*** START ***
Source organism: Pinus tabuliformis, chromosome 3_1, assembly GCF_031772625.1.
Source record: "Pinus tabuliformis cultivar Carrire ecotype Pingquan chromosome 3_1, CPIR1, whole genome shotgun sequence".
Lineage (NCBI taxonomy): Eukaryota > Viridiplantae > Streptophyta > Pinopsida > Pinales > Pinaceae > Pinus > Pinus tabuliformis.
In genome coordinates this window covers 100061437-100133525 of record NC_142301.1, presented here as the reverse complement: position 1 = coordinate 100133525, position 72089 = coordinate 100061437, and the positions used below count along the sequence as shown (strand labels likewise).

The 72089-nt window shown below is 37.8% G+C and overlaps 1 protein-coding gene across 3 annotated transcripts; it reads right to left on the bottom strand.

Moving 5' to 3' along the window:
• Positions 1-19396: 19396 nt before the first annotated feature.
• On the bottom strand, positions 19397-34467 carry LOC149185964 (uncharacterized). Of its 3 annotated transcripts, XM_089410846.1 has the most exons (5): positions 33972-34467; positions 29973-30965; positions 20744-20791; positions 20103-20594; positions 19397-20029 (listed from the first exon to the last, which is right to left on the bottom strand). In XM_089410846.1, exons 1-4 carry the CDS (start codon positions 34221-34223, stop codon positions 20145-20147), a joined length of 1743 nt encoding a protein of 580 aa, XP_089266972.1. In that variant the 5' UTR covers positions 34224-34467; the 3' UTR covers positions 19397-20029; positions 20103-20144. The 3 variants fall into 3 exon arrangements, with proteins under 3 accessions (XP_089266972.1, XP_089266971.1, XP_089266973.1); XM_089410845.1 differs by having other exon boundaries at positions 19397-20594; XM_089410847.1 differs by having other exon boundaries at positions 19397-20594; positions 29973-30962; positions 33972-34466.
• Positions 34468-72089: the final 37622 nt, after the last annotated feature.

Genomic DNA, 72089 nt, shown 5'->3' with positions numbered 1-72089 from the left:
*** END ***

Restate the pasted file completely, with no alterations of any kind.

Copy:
Source organism: Pinus tabuliformis, chromosome 3_1, assembly GCF_031772625.1.
Source record: "Pinus tabuliformis cultivar Carrire ecotype Pingquan chromosome 3_1, CPIR1, whole genome shotgun sequence".
Lineage (NCBI taxonomy): Eukaryota > Viridiplantae > Streptophyta > Pinopsida > Pinales > Pinaceae > Pinus > Pinus tabuliformis.
In genome coordinates this window covers 100061437-100133525 of record NC_142301.1, presented here as the reverse complement: position 1 = coordinate 100133525, position 72089 = coordinate 100061437, and the positions used below count along the sequence as shown (strand labels likewise).

The 72089-nt window shown below is 37.8% G+C and overlaps 1 protein-coding gene across 3 annotated transcripts; it reads right to left on the bottom strand.

Moving 5' to 3' along the window:
• Positions 1-19396: 19396 nt before the first annotated feature.
• On the bottom strand, positions 19397-34467 carry LOC149185964 (uncharacterized). Of its 3 annotated transcripts, XM_089410846.1 has the most exons (5): positions 33972-34467; positions 29973-30965; positions 20744-20791; positions 20103-20594; positions 19397-20029 (listed from the first exon to the last, which is right to left on the bottom strand). In XM_089410846.1, exons 1-4 carry the CDS (start codon positions 34221-34223, stop codon positions 20145-20147), a joined length of 1743 nt encoding a protein of 580 aa, XP_089266972.1. In that variant the 5' UTR covers positions 34224-34467; the 3' UTR covers positions 19397-20029; positions 20103-20144. The 3 variants fall into 3 exon arrangements, with proteins under 3 accessions (XP_089266972.1, XP_089266971.1, XP_089266973.1); XM_089410845.1 differs by having other exon boundaries at positions 19397-20594; XM_089410847.1 differs by having other exon boundaries at positions 19397-20594; positions 29973-30962; positions 33972-34466.
• Positions 34468-72089: the final 37622 nt, after the last annotated feature.

Genomic DNA, 72089 nt, shown 5'->3' with positions numbered 1-72089 from the left: